September 1, 2014
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Payne Stewart's life, memorial stir outpouring of calls, letters, e-mail
Posted on Nov 18, 1999 | by Ken Walker

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ORLANDO, Fla. (BP)--A Southern Baptist pastor who befriended Payne Stewart three years ago is astonished at the worldwide outpouring of interest in his church's memorial service for the professional golfer who died in a plane crash Oct. 25.
"Literally thousands of people have come to Christ," said J.B. Collingsworth, assistant pastor of First Baptist Church, Orlando, Fla. "Videos [of the service] will be going all over the world, judging by the calls we've had."
The first 500 copies of the video went on sale last Sunday, Nov. 14, at First Baptist and were quickly snapped up. Phone calls, letters and e-mail messages about the service have come to the church from such places as Saudi Arabia, Tokyo, Sri Lanka, England and Mexico.
Broadcast internationally over several networks, the service will be aired again over the Golf Channel on Thanksgiving and Christmas.
While arrangements haven't been finalized, the church hopes to arrange retail distribution of the video. Copies presently can be ordered by sending $15 to Tape Ministries, Stewart Memorial, First Baptist Church, 3000 South John Young Pkwy., Orlando, FL 32805-6691.
However, Collingsworth's emphasis isn't on video sales, but conversions resulting from Stewart's faith. As greatly as he is missed, Stewart may have made a bigger impact through his death at age 42 than had he lived twice as long, Collingsworth said.
"I wish we had him back," he said. "But God seems to have worked through the hearts of men in a way I've never seen. He's touched hearts through Payne's life in a way that's unbelievable. Payne could have lived to 80 and not had the impact he's had dying in a plane crash."
Collingsworth was with Stewart's wife, Tracey, when word of her husband's fatal plane crash came from the National Transportation Safety Board. He handled arrangements for the memorial service.
Collingsworth met Stewart about three years ago after the couple enrolled their children at the church's First Academy. His friendship with Stewart began at a school outing to a state park, talking under the stars about everyday events in their lives, Collingsworth said.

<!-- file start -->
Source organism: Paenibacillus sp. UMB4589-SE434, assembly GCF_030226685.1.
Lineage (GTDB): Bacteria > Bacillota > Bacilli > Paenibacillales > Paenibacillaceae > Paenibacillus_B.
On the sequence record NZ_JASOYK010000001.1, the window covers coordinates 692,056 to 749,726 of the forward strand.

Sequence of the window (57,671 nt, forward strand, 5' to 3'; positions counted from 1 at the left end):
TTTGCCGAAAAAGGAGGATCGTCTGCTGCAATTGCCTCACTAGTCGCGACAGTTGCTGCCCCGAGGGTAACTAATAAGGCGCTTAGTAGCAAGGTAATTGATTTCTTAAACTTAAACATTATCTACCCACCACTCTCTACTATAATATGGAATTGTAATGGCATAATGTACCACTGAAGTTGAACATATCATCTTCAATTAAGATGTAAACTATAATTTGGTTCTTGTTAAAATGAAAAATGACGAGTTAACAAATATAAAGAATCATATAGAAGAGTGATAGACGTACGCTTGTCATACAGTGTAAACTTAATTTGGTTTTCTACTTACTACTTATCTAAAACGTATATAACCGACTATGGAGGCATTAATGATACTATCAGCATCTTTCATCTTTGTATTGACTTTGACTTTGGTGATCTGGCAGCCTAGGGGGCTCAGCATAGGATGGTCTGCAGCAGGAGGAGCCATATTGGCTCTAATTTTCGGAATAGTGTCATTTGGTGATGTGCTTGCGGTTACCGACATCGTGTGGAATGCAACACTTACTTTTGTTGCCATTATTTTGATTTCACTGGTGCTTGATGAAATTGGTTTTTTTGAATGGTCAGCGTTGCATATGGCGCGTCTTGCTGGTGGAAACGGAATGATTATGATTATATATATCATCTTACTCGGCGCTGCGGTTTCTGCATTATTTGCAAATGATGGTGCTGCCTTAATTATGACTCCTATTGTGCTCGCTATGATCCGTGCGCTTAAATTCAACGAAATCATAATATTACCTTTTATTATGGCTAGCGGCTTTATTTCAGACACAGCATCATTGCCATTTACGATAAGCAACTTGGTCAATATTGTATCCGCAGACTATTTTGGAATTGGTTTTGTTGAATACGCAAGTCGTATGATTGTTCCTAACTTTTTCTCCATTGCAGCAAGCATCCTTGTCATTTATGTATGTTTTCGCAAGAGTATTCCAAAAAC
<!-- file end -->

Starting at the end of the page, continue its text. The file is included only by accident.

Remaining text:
Stewart began a journey of faith after his children challenged his beliefs and urged him to attend church, Collingsworth recounted.
Chelsea, 14, accepted Jesus as her Savior at a Christian summer camp several years ago.
After 10-year-old Aaron's salvation, he brought home a W.W.J.D. (What Would Jesus Do?) bracelet and asked his father to wear it in a tournament, which he did, according to a story about Stewart's unfolding faith published in The Orlando Sentinel.
"Over the course of time he professed Christ openly and publicly," Collingsworth said. "He saw God do things in his life that only God can do. A lot of people began to notice changes in his attitude and actions."
However, Stewart wasn't always that way. In the past, some had used adjectives like "rude," "cocky" and "self-assured" to refer to Stewart, Collingsworth said.
Although the Stewarts didn't formally join First Baptist, they regularly attended services and Bible studies at church and a home group, Collingsworth said.
Men seem to have particularly been touched by Stewart's example, Collingsworth said, noting that leading people to Christ as Savior and Lord has been a regular experience since the golfer's funeral.
On Sunday, Nov. 14, Collingsworth led a caller from Cincinnati to salvation, and he's regularly handling telephone appointments with persons seeking information about spiritual matters spoken of during Stewart's memorial service. He also has led many to salvation who came to the church after watching the service on TV.